How a Secular Woman from Tel Aviv Rose to the Top of Israel’s National-Religious Political Bloc

After failing to form a government after April’s elections, Israel is getting ready for a second   round of voting on September 17. Becoming more significant among the large roster of political players is Ayelet Shaked, newly announced as the leader of the United Right, a combined list of political factions representing Israel’s religious-Zionist community. That in itself is surprising. As Sam Sokol writes, “While women have led Israeli political parties, none has ever risen to the pinnacle of political power in a bloc representing the traditionally patriarchal Orthodox community.” Not only that, but Shaked is herself secular.

Growing up as a middle-class child in the Tel Aviv of the 1980s, Shaked could have been expected to develop into a left-leaning Labor or Meretz voter, a proponent of two states and liberal policies. But as Shaked told the New York Times in 2015, she experienced a personal revelation at the age of eight when she watched Prime Minister Yitzḥak Shamir debate an opponent on television: she was swayed by his nationalistic perspective.

During their mandatory military service, some Israelis tend to shift to the right, at least for a while, and a stint as an instructor in the storied Golani infantry brigade helped Shaked strengthen her conservative political outlook.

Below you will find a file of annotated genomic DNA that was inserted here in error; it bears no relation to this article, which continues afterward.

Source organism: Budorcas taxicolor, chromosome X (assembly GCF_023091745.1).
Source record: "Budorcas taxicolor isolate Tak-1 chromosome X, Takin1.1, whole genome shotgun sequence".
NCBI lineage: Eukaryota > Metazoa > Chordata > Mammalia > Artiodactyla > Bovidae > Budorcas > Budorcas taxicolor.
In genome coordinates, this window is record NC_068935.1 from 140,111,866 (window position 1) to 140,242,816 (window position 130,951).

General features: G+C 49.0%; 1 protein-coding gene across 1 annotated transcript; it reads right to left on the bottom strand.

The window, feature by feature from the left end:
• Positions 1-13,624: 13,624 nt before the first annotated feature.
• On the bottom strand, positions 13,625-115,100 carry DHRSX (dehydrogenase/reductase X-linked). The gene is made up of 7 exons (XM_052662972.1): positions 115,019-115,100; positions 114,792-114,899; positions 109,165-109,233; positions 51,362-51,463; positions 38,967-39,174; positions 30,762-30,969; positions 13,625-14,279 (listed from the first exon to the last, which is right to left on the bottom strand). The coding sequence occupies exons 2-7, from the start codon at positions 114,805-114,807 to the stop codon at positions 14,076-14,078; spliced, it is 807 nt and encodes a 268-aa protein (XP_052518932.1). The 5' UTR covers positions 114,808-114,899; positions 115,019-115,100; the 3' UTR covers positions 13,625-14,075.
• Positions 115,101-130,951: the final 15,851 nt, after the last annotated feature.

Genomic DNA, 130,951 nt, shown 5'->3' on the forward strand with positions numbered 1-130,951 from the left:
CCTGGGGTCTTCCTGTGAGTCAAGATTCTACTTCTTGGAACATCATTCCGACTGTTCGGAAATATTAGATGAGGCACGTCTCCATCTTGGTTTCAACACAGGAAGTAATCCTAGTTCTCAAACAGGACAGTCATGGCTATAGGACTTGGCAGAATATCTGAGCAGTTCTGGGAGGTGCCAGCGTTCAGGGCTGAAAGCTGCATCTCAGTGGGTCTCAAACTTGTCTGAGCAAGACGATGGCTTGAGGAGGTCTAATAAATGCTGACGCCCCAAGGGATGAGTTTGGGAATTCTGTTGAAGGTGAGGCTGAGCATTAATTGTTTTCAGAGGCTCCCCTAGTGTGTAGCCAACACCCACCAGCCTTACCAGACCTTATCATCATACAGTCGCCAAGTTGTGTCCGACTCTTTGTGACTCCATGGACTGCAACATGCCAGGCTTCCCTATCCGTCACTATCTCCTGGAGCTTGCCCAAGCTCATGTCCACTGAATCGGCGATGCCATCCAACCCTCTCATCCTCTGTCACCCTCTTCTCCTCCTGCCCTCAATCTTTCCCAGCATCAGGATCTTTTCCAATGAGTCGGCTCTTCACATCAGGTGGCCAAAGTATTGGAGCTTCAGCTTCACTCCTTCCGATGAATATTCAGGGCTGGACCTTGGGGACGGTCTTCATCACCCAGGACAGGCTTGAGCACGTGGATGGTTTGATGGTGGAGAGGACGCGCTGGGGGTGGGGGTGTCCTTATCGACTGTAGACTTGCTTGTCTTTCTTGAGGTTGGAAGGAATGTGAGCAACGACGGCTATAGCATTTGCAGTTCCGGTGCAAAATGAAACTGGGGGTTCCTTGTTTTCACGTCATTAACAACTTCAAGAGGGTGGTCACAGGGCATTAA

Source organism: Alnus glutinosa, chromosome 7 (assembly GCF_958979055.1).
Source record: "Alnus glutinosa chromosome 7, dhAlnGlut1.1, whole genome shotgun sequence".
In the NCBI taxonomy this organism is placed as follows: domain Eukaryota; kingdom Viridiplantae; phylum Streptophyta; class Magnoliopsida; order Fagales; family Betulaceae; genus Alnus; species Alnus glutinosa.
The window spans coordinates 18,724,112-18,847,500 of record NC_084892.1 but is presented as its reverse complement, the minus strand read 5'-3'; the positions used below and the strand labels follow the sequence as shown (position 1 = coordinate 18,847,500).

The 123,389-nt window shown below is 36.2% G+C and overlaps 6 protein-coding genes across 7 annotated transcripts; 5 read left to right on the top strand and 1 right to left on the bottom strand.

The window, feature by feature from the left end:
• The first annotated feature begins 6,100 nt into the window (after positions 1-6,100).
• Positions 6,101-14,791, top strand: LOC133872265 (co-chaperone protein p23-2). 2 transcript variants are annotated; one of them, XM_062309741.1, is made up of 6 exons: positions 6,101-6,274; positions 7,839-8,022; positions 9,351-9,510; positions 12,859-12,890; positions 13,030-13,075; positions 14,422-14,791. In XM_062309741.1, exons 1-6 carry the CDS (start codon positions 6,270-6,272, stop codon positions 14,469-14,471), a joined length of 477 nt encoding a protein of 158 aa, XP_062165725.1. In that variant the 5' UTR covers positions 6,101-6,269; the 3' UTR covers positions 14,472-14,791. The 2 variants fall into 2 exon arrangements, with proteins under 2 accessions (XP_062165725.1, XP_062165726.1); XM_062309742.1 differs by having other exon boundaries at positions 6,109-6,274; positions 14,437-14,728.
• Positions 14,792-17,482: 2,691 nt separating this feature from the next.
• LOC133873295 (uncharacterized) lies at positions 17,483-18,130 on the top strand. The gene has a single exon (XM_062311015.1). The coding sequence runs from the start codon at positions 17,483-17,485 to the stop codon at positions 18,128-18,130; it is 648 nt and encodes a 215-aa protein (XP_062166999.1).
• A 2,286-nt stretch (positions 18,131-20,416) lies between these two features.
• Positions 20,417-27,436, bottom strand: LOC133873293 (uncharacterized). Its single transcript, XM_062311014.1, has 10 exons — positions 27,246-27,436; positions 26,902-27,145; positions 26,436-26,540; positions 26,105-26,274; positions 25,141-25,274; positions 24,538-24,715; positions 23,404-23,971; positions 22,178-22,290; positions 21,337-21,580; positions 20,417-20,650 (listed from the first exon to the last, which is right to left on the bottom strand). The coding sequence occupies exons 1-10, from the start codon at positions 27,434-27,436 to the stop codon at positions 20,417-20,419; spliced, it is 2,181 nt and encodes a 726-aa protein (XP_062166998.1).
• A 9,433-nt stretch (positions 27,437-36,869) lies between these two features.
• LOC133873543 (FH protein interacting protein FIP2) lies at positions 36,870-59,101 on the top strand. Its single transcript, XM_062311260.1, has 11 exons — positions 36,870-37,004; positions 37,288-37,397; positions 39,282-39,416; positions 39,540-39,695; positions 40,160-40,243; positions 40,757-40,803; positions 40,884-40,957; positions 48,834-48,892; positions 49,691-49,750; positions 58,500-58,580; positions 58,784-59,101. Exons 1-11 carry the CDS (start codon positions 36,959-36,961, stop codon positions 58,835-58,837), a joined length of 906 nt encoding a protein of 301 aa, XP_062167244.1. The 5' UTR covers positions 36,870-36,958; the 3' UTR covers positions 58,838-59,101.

That explains Shaked’s side of the story. As for how the right-wing national-religious camp accepted her as its leader, the answer seems to be that it is currently more focused on nationalist issues than on religious ones:

“What does seem to unite the national religious are political issues, such as considering themselves right-of-center and believing the Law of Return should [extend citizenship only] to those who are Jewish according to Jewish law,” or halakhah [as one observer, Yehoshua Oz,] said.

Shaked’s work ethic, as well, has won her followers:

Conversations with people close to Shaked painted a picture of a woman willing to listen to the unique ideological needs and demands of her constituents and to respect their unique sensibilities. For instance, while she is not personally religious, Shaked makes a point of not giving interviews on Shabbat or publicly eating in non-kosher restaurants.

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More about: Ayelet Shaked, Israel & Zionism, Israeli Election 2019, Religious Zionism

Is There a Way Out of Israel’s Political Deadlock?

On Tuesday, leaders of the Jewish state’s largest political parties, Blue and White and Likud, met to negotiate the terms of a coalition agreement—and failed to come to an agreement. If none of the parties in the Knesset succeeds in forming a governing coalition, there will be a third election, with no guarantee that it will be more conclusive than those that preceded it. Identifying six moves by key politicians that have created the deadlock, Shmuel Rosner speculates as to whether they can be circumvented or undone:

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Read more at Jewish Journal

More about: Benjamin Netanyahu, Israeli Election 2019, Israeli politics